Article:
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The Fool
by [?]

Translated From The Russian
By Isabel Hapgood

Once upon a time a fool lived in the world.

For a long time he lived in clover; but gradually rumours began to reach him to the effect that he bore the reputation everywhere of a brainless ninny.

The fool was disconcerted and began to fret over the question how he was to put an end to those unpleasant rumours.

A sudden idea at last illumined his dark little brain…. And without the slightest delay he put it into execution.

An acquaintance met him on the street and began to praise a well-known artist…. “Good gracious!” exclaimed the fool, “that artist was relegated to the archives long ago…. Don’t you know that?–I did not expect that of you…. You are behind the times.”

The acquaintance was frightened, and immediately agreed with the fool.

“What a fine book I have read to-day!” said another acquaintance to him.

“Good gracious!” cried the fool.–“Aren’t you ashamed of yourself? That book is good for nothing; everybody dropped it in disgust long ago.–Don’t you know that?–You are behind the times.”

And that acquaintance also was frightened and agreed with the fool.

“What a splendid man my friend N. N. is!” said a third acquaintance to the fool.–“There’s a truly noble being for you!”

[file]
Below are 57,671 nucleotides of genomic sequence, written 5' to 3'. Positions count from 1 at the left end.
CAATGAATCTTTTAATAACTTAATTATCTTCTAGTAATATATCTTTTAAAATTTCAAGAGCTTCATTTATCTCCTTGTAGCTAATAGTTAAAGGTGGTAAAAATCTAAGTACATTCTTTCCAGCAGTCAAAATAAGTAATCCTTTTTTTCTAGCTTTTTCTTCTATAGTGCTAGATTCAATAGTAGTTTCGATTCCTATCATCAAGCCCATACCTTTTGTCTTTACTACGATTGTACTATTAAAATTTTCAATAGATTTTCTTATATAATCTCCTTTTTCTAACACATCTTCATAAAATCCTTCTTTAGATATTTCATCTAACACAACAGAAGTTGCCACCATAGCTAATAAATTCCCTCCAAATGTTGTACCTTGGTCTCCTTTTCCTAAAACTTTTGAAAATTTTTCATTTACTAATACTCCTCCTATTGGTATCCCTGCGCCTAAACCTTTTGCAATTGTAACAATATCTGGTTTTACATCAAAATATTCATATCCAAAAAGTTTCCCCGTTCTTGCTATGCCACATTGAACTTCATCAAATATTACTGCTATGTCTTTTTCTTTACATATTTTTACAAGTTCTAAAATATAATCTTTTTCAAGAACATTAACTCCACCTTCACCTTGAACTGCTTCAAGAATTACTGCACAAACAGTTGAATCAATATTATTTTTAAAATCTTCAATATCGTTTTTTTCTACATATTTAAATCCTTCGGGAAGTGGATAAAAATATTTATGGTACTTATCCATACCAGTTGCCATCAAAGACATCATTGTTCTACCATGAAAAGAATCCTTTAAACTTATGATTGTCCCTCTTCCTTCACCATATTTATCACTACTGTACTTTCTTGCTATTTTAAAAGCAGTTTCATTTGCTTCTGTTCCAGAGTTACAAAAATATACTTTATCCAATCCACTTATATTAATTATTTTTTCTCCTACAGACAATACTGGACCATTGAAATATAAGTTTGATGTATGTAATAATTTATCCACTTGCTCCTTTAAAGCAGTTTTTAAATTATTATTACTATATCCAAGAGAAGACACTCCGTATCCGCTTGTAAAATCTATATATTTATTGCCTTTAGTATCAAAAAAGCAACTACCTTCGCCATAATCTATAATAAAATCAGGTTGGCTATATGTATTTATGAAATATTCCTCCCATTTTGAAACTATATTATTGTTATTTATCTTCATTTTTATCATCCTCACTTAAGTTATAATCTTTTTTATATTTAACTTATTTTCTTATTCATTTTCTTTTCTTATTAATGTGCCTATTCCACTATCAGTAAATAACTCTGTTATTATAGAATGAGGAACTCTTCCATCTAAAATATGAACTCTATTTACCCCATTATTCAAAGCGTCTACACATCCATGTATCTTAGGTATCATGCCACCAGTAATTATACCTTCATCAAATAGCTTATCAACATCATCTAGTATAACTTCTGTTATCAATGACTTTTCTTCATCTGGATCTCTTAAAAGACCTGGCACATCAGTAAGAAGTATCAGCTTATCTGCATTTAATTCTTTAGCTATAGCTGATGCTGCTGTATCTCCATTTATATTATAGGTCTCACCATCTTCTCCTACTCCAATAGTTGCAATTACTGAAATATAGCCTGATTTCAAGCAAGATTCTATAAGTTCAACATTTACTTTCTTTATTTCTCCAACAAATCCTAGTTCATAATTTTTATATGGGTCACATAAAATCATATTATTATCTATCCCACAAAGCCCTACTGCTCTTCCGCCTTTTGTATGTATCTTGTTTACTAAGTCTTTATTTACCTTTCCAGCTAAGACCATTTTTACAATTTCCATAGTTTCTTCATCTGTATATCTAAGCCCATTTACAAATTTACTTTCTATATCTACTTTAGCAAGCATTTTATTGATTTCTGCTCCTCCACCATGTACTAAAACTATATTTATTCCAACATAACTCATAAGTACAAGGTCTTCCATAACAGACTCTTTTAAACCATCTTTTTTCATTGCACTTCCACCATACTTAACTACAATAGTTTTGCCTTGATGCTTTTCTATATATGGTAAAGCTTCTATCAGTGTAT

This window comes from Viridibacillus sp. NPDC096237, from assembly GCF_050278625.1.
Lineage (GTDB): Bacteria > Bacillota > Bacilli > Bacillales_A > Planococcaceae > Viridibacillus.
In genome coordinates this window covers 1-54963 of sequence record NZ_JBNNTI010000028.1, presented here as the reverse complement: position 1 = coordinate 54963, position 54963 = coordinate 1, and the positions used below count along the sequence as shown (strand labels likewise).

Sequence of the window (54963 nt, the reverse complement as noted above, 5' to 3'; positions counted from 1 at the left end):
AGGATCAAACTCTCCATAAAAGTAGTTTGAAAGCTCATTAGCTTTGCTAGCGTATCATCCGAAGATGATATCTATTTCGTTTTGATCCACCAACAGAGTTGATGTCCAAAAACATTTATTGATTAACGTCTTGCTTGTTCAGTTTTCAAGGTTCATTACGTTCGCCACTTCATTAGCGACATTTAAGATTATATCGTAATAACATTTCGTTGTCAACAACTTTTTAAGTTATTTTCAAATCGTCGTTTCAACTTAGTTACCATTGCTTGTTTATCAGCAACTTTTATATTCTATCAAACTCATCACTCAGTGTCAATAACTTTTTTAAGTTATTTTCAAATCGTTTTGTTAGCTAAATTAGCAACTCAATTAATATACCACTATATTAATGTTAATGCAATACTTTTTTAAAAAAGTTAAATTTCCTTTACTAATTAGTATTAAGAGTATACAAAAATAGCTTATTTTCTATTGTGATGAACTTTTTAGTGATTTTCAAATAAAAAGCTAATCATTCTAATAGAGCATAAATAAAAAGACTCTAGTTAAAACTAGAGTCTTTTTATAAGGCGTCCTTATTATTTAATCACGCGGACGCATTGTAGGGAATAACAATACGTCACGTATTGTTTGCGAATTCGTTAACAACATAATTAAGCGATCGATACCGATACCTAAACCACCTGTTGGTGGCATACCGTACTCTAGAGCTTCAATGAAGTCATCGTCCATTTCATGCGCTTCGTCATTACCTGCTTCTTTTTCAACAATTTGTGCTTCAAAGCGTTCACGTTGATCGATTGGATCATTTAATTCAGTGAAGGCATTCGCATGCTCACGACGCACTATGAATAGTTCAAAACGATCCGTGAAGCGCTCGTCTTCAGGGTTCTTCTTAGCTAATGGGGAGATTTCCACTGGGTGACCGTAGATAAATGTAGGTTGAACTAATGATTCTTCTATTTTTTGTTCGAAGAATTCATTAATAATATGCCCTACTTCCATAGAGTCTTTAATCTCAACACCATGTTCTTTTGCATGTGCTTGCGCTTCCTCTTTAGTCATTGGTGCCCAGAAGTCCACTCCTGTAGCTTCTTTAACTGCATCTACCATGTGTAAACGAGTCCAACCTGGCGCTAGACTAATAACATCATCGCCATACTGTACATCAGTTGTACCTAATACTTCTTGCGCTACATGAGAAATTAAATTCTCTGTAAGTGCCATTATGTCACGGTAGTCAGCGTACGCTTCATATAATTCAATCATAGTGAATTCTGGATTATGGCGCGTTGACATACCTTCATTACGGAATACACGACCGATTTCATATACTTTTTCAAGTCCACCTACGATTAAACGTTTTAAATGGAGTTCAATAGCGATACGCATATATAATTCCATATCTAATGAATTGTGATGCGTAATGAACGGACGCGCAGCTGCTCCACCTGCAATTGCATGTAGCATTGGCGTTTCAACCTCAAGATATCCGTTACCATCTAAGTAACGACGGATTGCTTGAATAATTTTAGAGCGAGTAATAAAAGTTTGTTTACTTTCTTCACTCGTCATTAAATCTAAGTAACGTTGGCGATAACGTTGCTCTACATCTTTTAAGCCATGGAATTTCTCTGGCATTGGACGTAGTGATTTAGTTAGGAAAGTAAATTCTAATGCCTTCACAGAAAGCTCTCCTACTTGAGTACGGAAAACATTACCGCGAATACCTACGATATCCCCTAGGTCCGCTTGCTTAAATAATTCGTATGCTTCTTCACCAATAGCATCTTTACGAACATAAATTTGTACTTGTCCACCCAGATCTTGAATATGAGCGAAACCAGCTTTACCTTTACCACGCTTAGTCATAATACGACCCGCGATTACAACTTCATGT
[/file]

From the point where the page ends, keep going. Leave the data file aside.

“Good gracious!”–exclaimed the fool,–“it is well known that N. N. is a scoundrel! He has robbed all his relatives. Who is there that does not know it? You are behind the times.”

The third acquaintance also took fright and agreed with the fool, and renounced his friend. And whosoever or whatsoever was praised in the fool’s presence, he had the same retort for all.

He even sometimes added reproachfully: “And do you still believe in the authorities?”

“A malicious person! A bilious man!” his acquaintances began to say about the fool.–“But what a head!”

“And what a tongue!” added others.

“Oh, yes; he is talented!”

It ended in the publisher of a newspaper proposing to the fool that he should take charge of his critical department.

And the fool began to criticise everything and everybody, without making the slightest change in his methods, or in his exclamations.

Now he, who formerly shrieked against authorities, is an authority himself,–and the young men worship him and fear him.

But what are they to do, poor fellows? Although it is not proper–generally speaking–to worship … yet in this case, if one does not do it, he will find himself classed among the men who are behind the times!

There is a career for fools among cowards.

April, 1878.